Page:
Yes, maybe it costs to make that money available everywhere. But, it doesn't cost all of our money, I think. It costs the normal fees.

And banks can find ways to make money that don't include charging us for depositing, if they want.

I do have a chase liquid card and I do like it, though.

How are you saying that money we deposited in a bank is not technically ours?

How would you feel if you deposited all of your atm money and someone said it was theirs. You have to use banks too.

Sorry. I disagree with you.

September 16 2013 at 2:45 AM Report abuse rate up rate down Reply
Jah-Roam Milliscone

It always amazes me when companies think they can grow forever.

May 17 2012 at 10:25 AM Report abuse rate up rate down Reply

and soon u all will be able 2 enjoy all 5 of Gymmy's trip report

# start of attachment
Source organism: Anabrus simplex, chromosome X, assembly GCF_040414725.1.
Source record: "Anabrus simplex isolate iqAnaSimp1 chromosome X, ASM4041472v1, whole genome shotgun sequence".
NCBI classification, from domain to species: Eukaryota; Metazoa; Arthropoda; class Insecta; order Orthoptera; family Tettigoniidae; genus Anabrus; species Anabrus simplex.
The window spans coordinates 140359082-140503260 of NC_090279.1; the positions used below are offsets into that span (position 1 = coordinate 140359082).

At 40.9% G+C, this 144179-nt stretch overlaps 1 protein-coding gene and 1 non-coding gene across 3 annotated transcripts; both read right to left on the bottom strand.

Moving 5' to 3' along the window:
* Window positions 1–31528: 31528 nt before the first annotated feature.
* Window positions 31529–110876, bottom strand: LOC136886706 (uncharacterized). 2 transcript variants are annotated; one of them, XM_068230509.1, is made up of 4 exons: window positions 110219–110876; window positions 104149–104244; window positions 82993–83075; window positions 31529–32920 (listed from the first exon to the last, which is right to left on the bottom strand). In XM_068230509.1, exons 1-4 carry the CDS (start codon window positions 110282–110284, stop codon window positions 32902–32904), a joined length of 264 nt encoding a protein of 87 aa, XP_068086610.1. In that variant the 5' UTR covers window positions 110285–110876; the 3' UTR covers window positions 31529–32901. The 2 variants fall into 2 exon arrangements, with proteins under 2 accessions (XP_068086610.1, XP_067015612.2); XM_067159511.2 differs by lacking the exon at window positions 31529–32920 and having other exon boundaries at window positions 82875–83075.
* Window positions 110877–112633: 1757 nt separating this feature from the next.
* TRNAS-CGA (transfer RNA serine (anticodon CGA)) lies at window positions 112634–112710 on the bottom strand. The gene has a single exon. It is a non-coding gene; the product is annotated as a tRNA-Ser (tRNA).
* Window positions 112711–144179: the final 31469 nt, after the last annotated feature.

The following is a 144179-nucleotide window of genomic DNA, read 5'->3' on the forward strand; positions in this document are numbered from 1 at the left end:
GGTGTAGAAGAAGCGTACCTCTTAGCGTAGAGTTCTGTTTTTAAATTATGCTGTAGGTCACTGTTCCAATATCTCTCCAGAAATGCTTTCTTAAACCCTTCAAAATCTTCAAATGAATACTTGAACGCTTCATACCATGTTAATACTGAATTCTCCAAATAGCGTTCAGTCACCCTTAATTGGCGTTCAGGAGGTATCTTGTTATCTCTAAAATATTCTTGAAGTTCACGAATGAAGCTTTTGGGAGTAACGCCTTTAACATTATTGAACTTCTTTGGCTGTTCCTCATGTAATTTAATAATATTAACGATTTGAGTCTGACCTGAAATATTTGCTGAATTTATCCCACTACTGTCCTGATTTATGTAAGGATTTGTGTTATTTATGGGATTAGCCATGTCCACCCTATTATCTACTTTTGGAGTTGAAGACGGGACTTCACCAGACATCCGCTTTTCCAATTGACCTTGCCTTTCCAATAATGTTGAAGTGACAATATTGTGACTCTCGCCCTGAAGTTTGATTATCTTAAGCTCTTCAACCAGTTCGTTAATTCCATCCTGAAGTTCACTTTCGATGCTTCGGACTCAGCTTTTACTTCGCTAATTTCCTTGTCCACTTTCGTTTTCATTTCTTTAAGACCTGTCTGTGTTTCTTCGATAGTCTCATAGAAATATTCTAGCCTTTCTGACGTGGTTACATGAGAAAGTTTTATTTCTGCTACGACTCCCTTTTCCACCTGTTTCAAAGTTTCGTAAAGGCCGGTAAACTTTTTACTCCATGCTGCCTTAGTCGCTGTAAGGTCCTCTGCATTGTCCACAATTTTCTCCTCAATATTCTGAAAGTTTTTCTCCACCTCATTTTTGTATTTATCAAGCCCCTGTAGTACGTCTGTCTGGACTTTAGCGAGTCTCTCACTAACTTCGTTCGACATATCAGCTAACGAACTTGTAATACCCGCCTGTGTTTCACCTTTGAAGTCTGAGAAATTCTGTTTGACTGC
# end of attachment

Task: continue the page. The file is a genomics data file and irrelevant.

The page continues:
Next Up is Morris Cantonitis and the latest TIP on how the NYC PIGGS TAKE U 2day and EVERY day

May 17 2012 at 9:27 AM Report abuse rate up rate down Reply

Good Morning Heatemydog!!!
It’s Thursday 5/16/2012
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Signs waving everywhere across China. NYC financial demon 2 b wed aNd there R parties Everywhere. China sez they r in the NYC financial PIGGS bridal party and bring many gifts.
I see this bystander.
Hey, Whatz up?
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Alright and mooooooooooving a long
4 All the ladies out there:
Here is the moment u have been waiting 4.
My interview with
Heatemydog, Chinese Economix Advisory
“Chung where R u frum?”
I am homegrown frum Heatemydog.
Ok , so whatz new longtung?
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Well Thank U longtung. Sounds like a plan. My only advice longtung is 2 always hedge with the anell mustard to glide your assets in2 your best friend Gymmy Kramir’s pockit and account.